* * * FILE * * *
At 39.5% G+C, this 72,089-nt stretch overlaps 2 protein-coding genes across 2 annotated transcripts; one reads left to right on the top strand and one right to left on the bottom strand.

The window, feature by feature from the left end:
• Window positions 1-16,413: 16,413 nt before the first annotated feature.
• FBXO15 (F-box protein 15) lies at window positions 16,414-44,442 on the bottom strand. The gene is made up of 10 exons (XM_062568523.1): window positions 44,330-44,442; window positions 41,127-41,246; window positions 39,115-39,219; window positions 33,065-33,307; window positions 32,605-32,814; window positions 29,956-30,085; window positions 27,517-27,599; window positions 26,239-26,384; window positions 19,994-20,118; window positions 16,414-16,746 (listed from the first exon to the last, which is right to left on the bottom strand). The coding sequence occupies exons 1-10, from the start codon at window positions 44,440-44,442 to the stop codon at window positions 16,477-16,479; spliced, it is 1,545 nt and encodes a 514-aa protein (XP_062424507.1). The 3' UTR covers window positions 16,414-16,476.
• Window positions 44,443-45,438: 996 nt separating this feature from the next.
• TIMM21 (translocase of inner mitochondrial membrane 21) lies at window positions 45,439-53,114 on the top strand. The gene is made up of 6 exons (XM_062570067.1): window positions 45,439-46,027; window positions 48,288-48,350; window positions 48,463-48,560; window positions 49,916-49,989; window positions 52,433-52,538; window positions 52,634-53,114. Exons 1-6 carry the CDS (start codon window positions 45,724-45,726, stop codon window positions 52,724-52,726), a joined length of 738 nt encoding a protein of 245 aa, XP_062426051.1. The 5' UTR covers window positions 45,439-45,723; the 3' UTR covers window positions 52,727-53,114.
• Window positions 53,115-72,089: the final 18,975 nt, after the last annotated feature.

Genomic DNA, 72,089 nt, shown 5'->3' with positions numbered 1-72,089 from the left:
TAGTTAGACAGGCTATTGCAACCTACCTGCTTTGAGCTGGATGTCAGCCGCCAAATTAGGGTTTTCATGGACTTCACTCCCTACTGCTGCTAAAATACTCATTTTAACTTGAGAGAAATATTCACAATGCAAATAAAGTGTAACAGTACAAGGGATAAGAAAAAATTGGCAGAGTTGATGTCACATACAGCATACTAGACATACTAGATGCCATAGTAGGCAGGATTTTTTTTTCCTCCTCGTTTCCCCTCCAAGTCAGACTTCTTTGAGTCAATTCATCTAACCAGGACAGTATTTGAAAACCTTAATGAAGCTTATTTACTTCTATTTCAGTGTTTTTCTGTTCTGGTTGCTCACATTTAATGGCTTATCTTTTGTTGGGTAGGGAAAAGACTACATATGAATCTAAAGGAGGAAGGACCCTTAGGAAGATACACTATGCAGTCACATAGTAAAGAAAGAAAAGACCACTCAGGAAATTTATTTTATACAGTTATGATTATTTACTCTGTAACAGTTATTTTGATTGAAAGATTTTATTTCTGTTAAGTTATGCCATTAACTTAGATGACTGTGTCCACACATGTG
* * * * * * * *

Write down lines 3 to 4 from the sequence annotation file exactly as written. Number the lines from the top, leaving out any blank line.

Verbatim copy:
• Window positions 1-16,413: 16,413 nt before the first annotated feature.
• FBXO15 (F-box protein 15) lies at window positions 16,414-44,442 on the bottom strand. The gene is made up of 10 exons (XM_062568523.1): window positions 44,330-44,442; window positions 41,127-41,246; window positions 39,115-39,219; window positions 33,065-33,307; window positions 32,605-32,814; window positions 29,956-30,085; window positions 27,517-27,599; window positions 26,239-26,384; window positions 19,994-20,118; window positions 16,414-16,746 (listed from the first exon to the last, which is right to left on the bottom strand). The coding sequence occupies exons 1-10, from the start codon at window positions 44,440-44,442 to the stop codon at window positions 16,477-16,479; spliced, it is 1,545 nt and encodes a 514-aa protein (XP_062424507.1). The 3' UTR covers window positions 16,414-16,476.